Even if churches were allowed to conduct same-sex marriages, it would be mistaken to think that a happy settlement could be reached whereby those vicars who accepted it would be free to do so, whilst supporters of traditional marriage would be free not to. Because of the established identity of the Church of England, granting the Church a unique and privileged place amongst religions in England, once any vicar allows same-sex marriages it becomes untenable in law for the whole Church not to participate. Thus O’Neil concludes:

“Churches might indeed better protect themselves against the possibility of any such litigation by deciding not to provide marriage services at all, since there could be no complaint then of discrimination in their provision of services as between same sex and opposite sex couples.

“And, in principle, the Church of England might be better protected under any such claim if it were disestablished in the sense that its clergy were no longer placed under formal legal obligations by the general law to solemnise the marriages of all and any person otherwise eligible to marry under the general law…”

It isn’t too late, Mr Cameron

Already, MPs are queuing up to remove the hypothetical ban on same-sex marriages in religious places, and Ed Milliband, the leader of the opposition Labour Party, appears to have outflanked Cameron in the latter’s rush to social liberalism.

If same-sex marriage legislation is pushed into the House of Commons, David Cameron will likely see a back-bench rebellion from his own MPs on the right of the Party, who are vociferously opposed to the measures. He knows that many Tory MPs hold seats where the UK Independence Party and the Liberal Democrats cannot oust the incumbent Conservatives in a fair fight, but they can succeed if the Tory vote is split (over Europe, for instance) or because Conservative voters simply absent themselves on election day because they are angry or disappointed at the Party leadership. Gay marriage is such an issue.

In any event, Cameron will be left in the embarrassing position of relying on Liberal Democrat and Labour support for a majority to be secured (particularly as he is likely to give a free vote), and he will see the Parliamentary Conservative Party split cleanly on this social issue, conservative/liberal, when unity is needed to push through controversial healthcare reforms.

Given the political difficulties of creating same-sex marriage and the legal consequences of doing so, it would suit him well to put the plans back on the shelf and move on to getting Britain out of its slump and recession.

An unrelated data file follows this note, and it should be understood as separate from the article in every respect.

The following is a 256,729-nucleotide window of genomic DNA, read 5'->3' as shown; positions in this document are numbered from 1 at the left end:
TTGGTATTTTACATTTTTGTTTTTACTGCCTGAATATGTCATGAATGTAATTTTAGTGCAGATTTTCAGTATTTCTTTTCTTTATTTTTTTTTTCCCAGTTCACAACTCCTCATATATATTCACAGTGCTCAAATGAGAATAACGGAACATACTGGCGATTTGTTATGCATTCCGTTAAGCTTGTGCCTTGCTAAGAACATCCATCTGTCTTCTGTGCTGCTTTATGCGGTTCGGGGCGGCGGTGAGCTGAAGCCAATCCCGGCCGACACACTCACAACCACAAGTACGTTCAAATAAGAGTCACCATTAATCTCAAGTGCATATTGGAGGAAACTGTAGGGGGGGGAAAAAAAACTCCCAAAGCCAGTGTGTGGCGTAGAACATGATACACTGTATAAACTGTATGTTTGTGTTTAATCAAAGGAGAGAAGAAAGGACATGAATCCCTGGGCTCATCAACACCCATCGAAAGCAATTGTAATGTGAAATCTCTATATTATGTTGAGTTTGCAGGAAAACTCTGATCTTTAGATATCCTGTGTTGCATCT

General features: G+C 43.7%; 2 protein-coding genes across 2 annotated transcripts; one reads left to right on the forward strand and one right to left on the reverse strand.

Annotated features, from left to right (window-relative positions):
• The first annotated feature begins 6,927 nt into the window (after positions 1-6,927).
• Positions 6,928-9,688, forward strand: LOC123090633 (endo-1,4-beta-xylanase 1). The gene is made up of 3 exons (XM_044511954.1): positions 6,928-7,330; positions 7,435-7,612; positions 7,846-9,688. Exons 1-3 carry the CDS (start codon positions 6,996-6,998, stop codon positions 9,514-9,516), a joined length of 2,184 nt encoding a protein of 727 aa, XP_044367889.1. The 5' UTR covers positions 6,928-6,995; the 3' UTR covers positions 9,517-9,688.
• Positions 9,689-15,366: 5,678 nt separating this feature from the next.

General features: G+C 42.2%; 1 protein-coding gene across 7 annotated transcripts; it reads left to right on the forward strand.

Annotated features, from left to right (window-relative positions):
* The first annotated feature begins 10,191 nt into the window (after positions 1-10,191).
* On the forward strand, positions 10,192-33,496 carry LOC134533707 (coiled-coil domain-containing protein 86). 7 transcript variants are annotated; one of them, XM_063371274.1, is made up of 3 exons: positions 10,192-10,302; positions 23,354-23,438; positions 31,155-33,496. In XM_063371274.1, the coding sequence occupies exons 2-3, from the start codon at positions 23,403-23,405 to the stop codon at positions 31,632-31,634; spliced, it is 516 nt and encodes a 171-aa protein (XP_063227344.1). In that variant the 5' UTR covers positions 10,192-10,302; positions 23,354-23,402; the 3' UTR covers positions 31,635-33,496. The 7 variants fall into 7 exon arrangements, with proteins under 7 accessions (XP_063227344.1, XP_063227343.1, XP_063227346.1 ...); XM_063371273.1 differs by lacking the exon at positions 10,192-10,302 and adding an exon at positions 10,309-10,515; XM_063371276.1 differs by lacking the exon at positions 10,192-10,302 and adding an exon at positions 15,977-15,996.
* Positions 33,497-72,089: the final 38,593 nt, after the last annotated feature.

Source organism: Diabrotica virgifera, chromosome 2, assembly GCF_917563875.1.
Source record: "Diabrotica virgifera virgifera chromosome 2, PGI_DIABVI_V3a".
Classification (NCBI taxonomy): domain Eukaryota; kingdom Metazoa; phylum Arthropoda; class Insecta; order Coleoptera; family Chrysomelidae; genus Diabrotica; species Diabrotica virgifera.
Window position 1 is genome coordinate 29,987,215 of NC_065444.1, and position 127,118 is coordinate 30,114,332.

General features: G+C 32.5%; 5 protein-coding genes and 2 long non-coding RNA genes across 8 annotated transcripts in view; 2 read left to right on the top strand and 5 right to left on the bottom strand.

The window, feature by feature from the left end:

Peter Smith is a lawyer living and working in London. This article reprinted under a Creative Commons License from Mercatornet.com


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Although it is widely believed that people with Down syndrome are doomed to a life of suffering, in one large survey 99% of respondents with Down syndrome described themselves as "happy." Shutterstock
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‘Sick and twisted’: Down’s advocates, pro-life leaders slam Richard Dawkins’ abortion remarks

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By Dustin Siggins

Advocates on behalf of individuals with Down syndrome, as well as pro-life leaders, are slamming famed atheist Richard Dawkin’s statements made on Twitter earlier today that parents have a moral responsibility to abort babies diagnosed in utero with Down’s.

During a shocking Twitter rant, Dawkins responded to questioners saying that it was "civilised" to abort Down Syndrome babies, and that it would be "immoral" to choose not to abort babies diagnosed with the condition.

He said that his goal is to "reduce suffering wherever you can," indicating that unborn children cannot suffer, and that unborn children don't "have human feelings."

In addition to being scientifically challenged - unborn children can feel both pain and emotions - Dawkins' comments drew criticism for his callousness towards children with disabilities.  

"A true civilization – a civilization of love – does not engage in such cold and ultimately suicidal calculus"

“It's sick and twisted for anyone to advocate for the killing of children with disabilities,” Live Action President Lila Rose told LifeSiteNews. “Dawkins's ignorant comments serve only to further stigmatize people with Down syndrome.

“While many people with Down syndrome, their families, and advocacy groups are fighting discrimination on a daily basis, Dawkins calls for their murder before they are even born,” she said. “Those with Down syndrome are human beings, with innate human dignity, and they, along with the whole human family, deserve our respect and protection.”

Carol Boys, chief executive of the Down's Syndrome Association, told MailOnline that, contrary to Dawkins’ assertion, “People with Down’s syndrome can and do live full and rewarding lives, they also make a valuable contribution to our society.”